The budget delivered by Finance Minister Tito Mboweni on Wednesday walked a fine line between the battle for tax revenue and the need to minimise any negative effect tax hikes could have on economic growth.
So, although the budget did not include any direct increases in major tax categories, it outlined measures to raise an additional R15-billion in 2019-2020. The bulk of this, R13.8-billion, will come from no adjustments for inflation to personal income tax brackets and medical aid tax credits.
Increases in indirect taxes such as adjustments to the fuel levy and increases on excise taxes on alcohol and tobacco products will raise R1.2-billion. Taxes on items such as cigarettes and various types of alcoholic drinks will increase between 7.4% and 9%.
Slow economic growth and the South Africa Revenue Service’s administrative problems have dramatically affected the state’s revenue collection and its ability to get a handle on its finances.
The revenue shortfall increased by R15.4-billion from the R27.4-billion forecast in the October medium-term budget policy statement. Consistent revenue shortages and new expenditure commitments, such as fee-free higher education, have led to significant tax increases in recent years, according to the Budget Review.
Stanlib chief economist Kevin Lings said in a note the effect that poor economic growth has had on tax revenues showed up starkly in the numbers.
“Without higher economic growth, the country will struggle to generate the revenue it needs to make structural changes,” he said.
Because of the need to increase fiscal consolidation, the treasury warned that further tax policy changes would be made as needed. These could include more intensive environmental levies, including the possibility of a tax on single-use plastics.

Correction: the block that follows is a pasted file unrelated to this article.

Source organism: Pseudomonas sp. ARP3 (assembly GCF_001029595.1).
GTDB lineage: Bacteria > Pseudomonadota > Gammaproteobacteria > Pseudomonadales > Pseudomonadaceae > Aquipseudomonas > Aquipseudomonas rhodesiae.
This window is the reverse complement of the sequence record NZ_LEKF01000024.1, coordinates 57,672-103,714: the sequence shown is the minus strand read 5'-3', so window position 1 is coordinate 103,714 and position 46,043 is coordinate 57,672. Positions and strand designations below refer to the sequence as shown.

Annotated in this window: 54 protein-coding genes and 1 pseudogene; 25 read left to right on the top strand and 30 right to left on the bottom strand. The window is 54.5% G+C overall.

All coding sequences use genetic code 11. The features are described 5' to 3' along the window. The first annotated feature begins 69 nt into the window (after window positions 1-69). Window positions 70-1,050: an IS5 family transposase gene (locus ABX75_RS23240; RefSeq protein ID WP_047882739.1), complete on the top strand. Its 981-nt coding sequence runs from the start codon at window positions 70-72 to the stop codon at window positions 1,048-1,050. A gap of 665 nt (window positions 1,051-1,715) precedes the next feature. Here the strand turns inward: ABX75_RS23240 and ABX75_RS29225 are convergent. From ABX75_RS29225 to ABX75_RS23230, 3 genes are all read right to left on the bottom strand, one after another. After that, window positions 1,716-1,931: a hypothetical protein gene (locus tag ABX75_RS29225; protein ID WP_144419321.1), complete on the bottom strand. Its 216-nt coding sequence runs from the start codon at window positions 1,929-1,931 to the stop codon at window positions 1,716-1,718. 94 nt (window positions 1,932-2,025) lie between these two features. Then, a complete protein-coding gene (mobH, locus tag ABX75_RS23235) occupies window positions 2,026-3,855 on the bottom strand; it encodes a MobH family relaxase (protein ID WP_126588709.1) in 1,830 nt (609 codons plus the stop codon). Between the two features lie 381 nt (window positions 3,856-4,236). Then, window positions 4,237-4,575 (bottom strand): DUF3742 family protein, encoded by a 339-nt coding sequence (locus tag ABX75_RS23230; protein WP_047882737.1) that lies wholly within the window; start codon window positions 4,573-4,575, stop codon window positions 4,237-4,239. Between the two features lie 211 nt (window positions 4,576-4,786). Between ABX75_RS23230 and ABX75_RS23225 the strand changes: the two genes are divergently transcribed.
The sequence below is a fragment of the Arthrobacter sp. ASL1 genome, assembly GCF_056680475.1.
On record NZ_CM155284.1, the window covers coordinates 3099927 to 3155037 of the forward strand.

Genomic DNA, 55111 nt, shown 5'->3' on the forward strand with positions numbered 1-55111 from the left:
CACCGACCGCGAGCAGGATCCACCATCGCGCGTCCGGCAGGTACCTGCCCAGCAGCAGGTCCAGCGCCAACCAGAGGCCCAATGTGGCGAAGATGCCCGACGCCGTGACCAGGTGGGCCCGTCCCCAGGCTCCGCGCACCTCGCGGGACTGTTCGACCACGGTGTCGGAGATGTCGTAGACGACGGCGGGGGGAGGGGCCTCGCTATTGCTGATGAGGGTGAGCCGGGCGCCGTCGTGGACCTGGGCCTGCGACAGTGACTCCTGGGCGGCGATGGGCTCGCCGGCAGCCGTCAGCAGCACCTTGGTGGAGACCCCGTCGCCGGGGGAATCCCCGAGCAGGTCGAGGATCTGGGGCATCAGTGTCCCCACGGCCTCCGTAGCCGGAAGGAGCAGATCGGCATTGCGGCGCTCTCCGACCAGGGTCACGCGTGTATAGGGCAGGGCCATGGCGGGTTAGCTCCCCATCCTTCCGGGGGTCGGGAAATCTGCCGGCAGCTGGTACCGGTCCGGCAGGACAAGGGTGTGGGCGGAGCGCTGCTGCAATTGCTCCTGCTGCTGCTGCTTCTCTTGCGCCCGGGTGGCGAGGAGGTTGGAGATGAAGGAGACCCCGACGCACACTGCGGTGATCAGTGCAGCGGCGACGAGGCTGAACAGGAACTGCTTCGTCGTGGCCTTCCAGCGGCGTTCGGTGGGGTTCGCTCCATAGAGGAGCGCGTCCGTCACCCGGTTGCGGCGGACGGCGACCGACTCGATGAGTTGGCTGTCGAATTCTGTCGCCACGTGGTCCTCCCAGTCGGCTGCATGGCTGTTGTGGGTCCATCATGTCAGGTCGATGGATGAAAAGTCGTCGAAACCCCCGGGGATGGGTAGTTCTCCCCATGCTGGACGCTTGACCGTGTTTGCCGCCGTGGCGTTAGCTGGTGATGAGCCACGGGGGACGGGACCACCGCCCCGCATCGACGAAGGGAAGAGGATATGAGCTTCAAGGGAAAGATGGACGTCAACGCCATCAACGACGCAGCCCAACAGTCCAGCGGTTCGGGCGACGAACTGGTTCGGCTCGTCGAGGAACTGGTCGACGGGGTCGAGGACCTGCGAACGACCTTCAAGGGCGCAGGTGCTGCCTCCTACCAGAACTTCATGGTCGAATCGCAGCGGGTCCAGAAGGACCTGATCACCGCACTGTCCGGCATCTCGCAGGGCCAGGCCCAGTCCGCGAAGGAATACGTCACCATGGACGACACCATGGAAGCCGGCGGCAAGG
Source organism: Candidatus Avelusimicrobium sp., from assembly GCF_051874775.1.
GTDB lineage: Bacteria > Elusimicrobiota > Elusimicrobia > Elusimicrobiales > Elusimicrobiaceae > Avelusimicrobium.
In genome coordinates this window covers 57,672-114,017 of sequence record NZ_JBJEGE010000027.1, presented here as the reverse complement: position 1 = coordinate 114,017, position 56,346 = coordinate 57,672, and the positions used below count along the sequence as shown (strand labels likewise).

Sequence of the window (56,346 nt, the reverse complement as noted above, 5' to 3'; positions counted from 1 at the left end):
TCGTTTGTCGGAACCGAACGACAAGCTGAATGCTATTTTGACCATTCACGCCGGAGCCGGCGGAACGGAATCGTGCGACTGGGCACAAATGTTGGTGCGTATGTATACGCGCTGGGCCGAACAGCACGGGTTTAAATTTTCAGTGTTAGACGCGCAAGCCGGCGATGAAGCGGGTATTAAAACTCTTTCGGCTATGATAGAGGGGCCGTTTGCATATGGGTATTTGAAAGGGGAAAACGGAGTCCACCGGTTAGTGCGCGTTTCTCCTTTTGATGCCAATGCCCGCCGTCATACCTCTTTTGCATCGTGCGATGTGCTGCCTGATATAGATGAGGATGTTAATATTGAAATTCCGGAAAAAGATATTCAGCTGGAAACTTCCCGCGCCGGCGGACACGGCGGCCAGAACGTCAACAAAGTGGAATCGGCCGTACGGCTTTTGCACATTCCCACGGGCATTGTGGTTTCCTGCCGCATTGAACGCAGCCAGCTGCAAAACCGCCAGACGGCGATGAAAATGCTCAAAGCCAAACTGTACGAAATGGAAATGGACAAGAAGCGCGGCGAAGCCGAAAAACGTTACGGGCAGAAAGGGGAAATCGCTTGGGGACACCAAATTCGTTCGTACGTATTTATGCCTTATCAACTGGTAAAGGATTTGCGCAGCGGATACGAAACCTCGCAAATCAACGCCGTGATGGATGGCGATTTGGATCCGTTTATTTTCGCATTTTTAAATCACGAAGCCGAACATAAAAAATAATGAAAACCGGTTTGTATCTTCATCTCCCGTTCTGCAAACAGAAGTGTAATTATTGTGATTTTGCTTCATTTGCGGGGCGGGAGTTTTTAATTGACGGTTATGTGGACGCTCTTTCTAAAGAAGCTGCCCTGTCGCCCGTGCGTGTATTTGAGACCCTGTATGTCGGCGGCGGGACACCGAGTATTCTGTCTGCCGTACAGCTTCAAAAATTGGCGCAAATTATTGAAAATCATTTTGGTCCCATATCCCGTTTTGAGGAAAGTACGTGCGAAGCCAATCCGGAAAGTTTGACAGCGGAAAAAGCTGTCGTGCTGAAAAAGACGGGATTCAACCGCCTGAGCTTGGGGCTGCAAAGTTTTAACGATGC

The treasury said it would publish a draft environmental fiscal reform policy paper this year to outline ways to “reform existing environmental taxes to broaden their coverage and strengthen price signals”.
The paper would also consider the role new taxes could play in addressing air pollution and climate change, promoting efficient water use, reducing waste and encouraging improvements in waste management.
The proposed tax on single-use plastics would include containers, straws, caps, beverage cups and lids to curb their use and encourage recycling.
The state will be introducing a carbon tax on June 1, which would give “effect to the polluter-pays principle, price greenhouse gas emissions and aims to ensure that businesses and households take these costs into account in their production, consumption and investment decisions”, according to the Budget Review.
The tax will be jointly administered by Sars and the department of environmental affairs and will be reviewed in three years.
As part of the process, trade exposure regulations, to provide for higher allowances based on the trade intensity of an industry, will be published before the end of this month.